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      1. I think people living in cities like to hear this kind of thing Lori, it reminds them that we are all supposed to be living on the coalface of nature and it gives them a sense of place 🙂

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        1. Of course people must also realize this spraying of herbicides and pesticides in town kills off the food source of many wild things. It is all about appreciating every living thing isn’t it?… and living with our eyes wide open! 🙂

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  3. Thanks for sharing this story….the circle of life. There is another rehabber that I am working with that has a pair of gray foxes that will be released soon. So it is interesting to follow your observations. I hope to be there for release day and capture it on photos. But what you have taught me, is that they need to be released far from folks and any animals that have been rehabbed.

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    1. Excellent thoughts, Yetta! It is always good to do a little research also to discover all there is to learn about habitat and behavior of wild critters before release. Normally the way we release squirrels would be no problem, but observing the foxes did make us think about where our water tub is (we had to trim back tall grasses near it as the foxes hid in it making it easy to nab birds and squirrels getting water), and our feeders. There was little to do about some species, like doves, who spend a lot of time on the ground. We lost a lot of doves this year. 😦

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    1. Thank you… I am outdoors a lot or looking out of my kitchen window many times when I spot wildlife. I keep my camera handy most of the time! The foxes are so interesting to watch, especially the jumps and leaps in catching insects… or to watch them patiently listen to the sounds underground, and then dig and pounce on a varmint (gopher or moles). You are correct, we do not see foxes much, but I think this year with kits to feed, they had a reason to be seen all hours of the day and night. Both the old and young fox were rail thin by mid summer. As is with most wild critters, the parents are thin from working to feed the young and the young are fat and sassy!!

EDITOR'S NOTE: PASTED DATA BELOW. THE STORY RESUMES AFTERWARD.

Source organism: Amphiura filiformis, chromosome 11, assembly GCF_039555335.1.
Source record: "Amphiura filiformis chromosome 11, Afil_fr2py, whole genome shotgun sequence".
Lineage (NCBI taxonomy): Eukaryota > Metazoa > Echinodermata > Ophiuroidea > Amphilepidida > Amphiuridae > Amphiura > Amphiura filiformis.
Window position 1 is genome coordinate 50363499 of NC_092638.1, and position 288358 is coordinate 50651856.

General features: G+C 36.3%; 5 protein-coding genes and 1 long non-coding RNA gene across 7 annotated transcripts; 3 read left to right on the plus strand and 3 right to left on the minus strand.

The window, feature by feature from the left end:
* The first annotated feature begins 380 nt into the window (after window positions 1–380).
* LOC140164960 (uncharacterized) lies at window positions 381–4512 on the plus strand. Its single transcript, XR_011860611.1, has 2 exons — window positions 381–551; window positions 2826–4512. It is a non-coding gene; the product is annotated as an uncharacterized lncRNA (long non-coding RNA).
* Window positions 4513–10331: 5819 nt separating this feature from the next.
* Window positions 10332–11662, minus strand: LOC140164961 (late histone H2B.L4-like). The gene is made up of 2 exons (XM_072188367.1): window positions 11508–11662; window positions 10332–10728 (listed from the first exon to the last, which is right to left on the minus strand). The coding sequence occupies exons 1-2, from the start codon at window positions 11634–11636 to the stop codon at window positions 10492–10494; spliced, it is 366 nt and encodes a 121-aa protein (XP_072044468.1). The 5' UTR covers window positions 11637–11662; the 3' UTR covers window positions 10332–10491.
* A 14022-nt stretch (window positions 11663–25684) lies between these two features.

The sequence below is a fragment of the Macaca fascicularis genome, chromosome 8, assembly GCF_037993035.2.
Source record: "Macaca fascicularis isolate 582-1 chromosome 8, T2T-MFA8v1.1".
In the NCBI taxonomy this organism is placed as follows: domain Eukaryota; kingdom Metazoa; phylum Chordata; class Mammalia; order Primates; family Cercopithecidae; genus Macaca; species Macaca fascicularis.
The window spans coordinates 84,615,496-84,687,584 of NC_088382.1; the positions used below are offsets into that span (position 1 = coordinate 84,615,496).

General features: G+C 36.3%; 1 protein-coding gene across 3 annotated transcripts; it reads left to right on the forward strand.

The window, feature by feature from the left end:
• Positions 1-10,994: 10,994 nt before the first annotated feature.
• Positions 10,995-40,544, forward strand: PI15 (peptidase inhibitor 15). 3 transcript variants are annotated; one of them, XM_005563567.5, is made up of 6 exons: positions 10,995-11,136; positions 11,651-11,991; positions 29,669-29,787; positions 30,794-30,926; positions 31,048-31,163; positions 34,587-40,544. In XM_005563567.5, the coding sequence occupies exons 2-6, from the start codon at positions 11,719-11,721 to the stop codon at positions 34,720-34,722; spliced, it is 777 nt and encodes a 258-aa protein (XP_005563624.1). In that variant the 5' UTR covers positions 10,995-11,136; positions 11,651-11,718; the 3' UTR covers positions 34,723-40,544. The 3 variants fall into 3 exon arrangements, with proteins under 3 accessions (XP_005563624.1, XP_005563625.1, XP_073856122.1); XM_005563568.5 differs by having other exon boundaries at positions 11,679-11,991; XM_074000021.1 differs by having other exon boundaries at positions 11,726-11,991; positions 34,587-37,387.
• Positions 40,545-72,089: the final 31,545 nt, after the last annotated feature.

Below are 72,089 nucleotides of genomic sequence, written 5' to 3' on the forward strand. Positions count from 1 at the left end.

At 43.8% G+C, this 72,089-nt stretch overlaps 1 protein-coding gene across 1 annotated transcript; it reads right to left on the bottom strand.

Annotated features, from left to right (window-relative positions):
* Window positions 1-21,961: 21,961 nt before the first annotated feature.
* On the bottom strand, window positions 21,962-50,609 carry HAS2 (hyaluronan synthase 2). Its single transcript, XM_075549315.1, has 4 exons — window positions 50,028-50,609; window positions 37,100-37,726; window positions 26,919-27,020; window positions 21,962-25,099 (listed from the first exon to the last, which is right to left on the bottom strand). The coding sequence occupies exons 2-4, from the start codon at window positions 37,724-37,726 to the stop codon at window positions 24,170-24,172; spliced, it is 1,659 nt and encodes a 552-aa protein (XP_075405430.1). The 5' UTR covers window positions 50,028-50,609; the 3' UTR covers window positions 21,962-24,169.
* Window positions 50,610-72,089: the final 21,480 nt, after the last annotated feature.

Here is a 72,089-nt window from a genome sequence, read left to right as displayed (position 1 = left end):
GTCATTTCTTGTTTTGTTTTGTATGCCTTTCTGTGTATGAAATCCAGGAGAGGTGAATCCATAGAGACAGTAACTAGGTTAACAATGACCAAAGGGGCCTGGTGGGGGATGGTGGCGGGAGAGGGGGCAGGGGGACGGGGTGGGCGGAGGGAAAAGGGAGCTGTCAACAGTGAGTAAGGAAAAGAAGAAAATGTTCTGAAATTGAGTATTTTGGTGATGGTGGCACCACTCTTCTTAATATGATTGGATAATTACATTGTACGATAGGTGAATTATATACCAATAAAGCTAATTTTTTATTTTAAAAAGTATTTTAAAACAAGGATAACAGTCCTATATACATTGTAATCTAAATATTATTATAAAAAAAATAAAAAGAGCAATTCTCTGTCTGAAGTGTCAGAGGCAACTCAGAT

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  4. We’ve had a fox in our backyard from time to time. We don’t see them often though and it is rare to see more than once or twice a season. They are fast. We always scan the fenced in backyard before letting the girls outside.

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    1. Oh Dan, I’m with you – I watch our three little dogs like a sentry when I let them out. Little Zoe loves to be outdoors with me but I haven’t had her outdoors much at all this year simply because she is small and would be tempting to a fox for lunch!

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    1. Thank you, Henrietta. Yes, you know me well. I was very sad when I observed the bones. Even though the fox is a predator, it is also a beautiful creature that has a place in nature. I kept the tail (called a “brush”) and the skull. I was amazed at how the carcass just melted into the grasses and how small the skeletal frame was. I felt sad, but I also knew the old fox lived a good, long life. I walked away thanking him for sharing his life with me.

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  5. Do you know how fascinating this post was to read? Again your photography was amazing to see. The circle of life exemplified and wonderfully composed as always, Lori.

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    1. Oh, thank you, Lynda! One day soon you will be weaving your own stories of the wild things at the Mountain Farmlet and I will be smiling, knowing you are bonding with nature so closely. It is an amazing experience. Just remember to keep your footwear, hats or gloves off the open porches!! 😀